Separately, Shadow Brexit Secretary Sir Keir Starmer wrote in the Guardian, “The crisis that is unfolding now is a direct consequence of a divided government. It’s an impasse that cannot be resolved by further internal negotiation in the Conservative party,” arguing, ” It is now time for the majority in parliament to be heard. It’s a majority that rejects the extreme approach to Brexit advocated by some in the Tory party. The prime minister has shown she is incapable of negotiating a way forward. She should let parliament lead the way.”
Politico London Playbook
The Guardian I
The Guardian II
Tom Enders, the CEO of Airbus SE, yesterday said that “the Chequers statement appears to show that [Her Majesty’s] Government are going in the right direction,” adding that Airbus was “not shy to request Brussels and our other home countries [to be] similarly pragmatic and fair.” This comes as Enders last week still warned that the British government had “no clue or consensus on how to execute Brexit without severe harm.”
Elsewhere, the influential Federation of German Industries (BDI) called on the British government to provide further details on the Chequers proposal, adding, “There can be no delays in the negotiating process.” The Association of German Banks welcomed the plan saying it “resolve[d] a number of problems,” while stressing that the UK would have to accept being treated as a third country for EU financial services after Brexit.
Speaking at a joint press conference with Chinese Prime Minister Li Keqiang, German Chancellor Angela Merkel yesterday said both countries were committed “to sustain the system of World Trade Organisation rules,” adding, “We also discussed market access – you could call it reciprocity.” Keqiang said China was willing to open further its insurance and bond markets, and stressed that German companies investing in China would not need to fear violations of their intellectual property rights.
Ahead of the upcoming NATO summit in Brussels this Wednesday, US President Donald Trump yesterday reiterated his claim that it “is not fair, nor is it acceptable” that the US “is spending far more on NATO than any other country.” Trump accepted that other NATO members “have been increasing their contributions since [he] took office, [but] they must do much more.”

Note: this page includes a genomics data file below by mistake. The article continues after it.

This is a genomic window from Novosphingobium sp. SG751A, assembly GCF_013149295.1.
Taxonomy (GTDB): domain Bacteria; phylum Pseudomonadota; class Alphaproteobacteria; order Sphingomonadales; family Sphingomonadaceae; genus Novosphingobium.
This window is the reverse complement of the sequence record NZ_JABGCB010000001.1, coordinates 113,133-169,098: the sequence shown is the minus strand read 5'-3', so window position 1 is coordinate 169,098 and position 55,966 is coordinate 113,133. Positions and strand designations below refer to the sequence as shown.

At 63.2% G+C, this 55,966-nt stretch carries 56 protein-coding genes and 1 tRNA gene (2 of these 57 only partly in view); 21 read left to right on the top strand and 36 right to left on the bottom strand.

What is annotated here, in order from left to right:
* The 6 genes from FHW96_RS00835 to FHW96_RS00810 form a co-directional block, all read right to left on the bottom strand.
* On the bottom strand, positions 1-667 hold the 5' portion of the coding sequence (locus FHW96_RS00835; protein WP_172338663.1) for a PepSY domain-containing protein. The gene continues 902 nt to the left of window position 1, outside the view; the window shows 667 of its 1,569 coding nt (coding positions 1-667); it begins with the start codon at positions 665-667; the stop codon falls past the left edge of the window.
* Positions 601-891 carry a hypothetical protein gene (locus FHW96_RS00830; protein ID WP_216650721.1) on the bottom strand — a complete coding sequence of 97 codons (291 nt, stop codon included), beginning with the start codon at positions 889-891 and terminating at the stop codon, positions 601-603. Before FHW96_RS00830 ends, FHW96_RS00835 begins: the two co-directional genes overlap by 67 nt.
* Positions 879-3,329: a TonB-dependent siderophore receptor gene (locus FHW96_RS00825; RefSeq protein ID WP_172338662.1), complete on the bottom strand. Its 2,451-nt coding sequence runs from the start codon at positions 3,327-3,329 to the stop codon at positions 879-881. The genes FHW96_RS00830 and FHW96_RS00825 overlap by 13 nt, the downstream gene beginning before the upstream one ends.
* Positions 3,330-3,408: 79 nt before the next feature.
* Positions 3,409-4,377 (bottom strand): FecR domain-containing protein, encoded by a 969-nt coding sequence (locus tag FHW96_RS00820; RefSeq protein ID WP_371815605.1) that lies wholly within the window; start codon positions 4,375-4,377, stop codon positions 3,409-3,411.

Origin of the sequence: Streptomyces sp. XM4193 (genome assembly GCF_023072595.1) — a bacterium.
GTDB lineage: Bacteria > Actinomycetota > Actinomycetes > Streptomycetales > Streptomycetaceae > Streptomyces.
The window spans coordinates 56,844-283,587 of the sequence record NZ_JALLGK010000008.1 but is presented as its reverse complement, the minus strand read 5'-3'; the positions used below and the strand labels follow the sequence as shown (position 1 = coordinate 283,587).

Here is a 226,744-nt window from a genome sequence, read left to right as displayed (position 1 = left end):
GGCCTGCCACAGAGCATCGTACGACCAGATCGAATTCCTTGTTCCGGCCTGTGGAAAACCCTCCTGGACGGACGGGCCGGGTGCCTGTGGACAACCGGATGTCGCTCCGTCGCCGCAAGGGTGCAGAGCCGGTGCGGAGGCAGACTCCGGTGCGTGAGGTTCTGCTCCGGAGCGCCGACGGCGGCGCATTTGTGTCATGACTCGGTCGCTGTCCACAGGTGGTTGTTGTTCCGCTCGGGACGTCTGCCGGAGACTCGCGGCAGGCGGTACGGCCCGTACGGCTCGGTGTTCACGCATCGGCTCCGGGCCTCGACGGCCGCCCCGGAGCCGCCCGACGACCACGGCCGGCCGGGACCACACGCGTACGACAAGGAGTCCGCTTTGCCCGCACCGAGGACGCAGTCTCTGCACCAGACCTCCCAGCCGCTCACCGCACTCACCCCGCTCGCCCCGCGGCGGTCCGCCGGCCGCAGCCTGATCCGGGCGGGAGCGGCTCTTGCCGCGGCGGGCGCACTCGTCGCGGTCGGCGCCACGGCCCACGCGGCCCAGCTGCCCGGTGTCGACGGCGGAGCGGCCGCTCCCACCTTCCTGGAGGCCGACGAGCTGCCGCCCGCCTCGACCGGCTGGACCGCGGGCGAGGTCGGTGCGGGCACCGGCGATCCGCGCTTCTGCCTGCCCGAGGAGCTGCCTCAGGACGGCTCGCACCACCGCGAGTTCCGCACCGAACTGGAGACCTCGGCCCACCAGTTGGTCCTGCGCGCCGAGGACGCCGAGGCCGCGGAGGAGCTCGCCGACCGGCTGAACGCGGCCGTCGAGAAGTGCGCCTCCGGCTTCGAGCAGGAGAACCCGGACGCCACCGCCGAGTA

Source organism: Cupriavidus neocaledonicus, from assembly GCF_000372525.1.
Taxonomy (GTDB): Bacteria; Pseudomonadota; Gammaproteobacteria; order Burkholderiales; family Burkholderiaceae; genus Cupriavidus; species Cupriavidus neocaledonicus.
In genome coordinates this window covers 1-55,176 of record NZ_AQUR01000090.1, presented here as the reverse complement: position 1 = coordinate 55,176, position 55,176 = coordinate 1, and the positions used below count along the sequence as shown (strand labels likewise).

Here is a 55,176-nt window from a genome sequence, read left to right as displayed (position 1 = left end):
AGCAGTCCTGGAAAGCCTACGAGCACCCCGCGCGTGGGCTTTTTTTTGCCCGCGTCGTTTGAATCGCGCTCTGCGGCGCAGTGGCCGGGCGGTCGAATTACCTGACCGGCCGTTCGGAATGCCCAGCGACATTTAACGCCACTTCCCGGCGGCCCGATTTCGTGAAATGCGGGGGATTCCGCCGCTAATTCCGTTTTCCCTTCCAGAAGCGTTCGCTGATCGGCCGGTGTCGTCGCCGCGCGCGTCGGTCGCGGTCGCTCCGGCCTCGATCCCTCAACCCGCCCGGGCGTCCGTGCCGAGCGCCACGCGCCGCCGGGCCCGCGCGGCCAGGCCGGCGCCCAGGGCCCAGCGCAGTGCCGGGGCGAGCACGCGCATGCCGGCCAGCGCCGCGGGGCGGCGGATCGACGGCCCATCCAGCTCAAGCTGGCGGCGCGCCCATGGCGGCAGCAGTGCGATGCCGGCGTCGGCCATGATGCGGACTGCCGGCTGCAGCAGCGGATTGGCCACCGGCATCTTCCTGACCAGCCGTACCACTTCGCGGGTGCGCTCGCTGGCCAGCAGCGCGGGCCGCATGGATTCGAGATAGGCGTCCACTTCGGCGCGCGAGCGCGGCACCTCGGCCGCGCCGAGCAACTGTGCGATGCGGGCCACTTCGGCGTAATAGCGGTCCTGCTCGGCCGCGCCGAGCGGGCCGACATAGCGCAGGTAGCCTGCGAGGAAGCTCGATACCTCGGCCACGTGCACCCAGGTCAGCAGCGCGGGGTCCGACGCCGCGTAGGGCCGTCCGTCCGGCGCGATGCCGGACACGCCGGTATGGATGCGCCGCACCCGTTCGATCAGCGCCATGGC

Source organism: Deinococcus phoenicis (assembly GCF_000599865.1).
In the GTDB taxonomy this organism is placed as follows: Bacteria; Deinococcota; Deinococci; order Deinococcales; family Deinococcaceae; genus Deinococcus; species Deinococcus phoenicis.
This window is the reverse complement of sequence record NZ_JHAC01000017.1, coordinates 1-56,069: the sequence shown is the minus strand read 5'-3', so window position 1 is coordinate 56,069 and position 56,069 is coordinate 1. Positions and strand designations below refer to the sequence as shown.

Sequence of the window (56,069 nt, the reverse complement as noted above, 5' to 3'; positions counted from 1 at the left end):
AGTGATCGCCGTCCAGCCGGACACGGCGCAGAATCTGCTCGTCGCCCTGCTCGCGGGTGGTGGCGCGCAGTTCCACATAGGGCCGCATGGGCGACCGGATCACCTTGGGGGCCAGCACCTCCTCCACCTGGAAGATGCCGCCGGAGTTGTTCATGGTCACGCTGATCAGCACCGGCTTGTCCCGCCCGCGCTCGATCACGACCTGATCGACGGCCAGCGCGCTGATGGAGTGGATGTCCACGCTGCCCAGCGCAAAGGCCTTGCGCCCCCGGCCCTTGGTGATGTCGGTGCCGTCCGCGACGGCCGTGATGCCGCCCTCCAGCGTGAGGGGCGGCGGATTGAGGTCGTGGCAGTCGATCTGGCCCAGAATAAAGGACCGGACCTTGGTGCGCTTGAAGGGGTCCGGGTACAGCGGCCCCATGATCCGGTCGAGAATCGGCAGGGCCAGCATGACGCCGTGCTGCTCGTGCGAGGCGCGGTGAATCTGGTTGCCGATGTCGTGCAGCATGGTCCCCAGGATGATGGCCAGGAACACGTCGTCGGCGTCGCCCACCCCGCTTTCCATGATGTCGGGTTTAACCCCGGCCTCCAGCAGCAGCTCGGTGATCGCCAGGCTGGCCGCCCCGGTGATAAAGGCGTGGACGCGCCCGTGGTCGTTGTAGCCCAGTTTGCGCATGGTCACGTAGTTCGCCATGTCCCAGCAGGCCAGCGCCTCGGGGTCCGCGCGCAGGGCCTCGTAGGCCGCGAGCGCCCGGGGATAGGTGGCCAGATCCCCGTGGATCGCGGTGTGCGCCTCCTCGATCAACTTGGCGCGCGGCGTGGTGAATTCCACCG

Elsewhere, German Bild Zeitung cites a leaked briefing saying that the German military was acting “on the brink of personnel capacity” and had “no scope that this moment for additional deployments.” This comes as German Defence State Secretary Peter Tauber yesterday said, “Further increases in defence spending should follow in the next years … to meet the [German army’s] needs.” Johann Wadephul, deputy chair of the conservative group in German parliament, added, “We must demonstrate our credibility, especially vis-a-vis our European partners.”
Meanwhile, Finland and Sweden yesterday signed their first ever defence pact, which will cover both peace and war times.
The Independent Commission on Referendums, affiliated with University College London, concluded that the UK approach to referendums was in need of “wholesale reform.” It said that for future referendums, the government should undertake “significant preparatory work” on how to enact all possible results. The Commission was staffed with equal numbers of pro-Brexit and pro-Remain politicians.
As Recep Tayyip Erdogan was yesterday sworn in as president of Turkey following his victory in the election on June 24, a new presidential system officially entered into force in Turkey. The system gives the president sole power over the executive and greater control over the judiciary.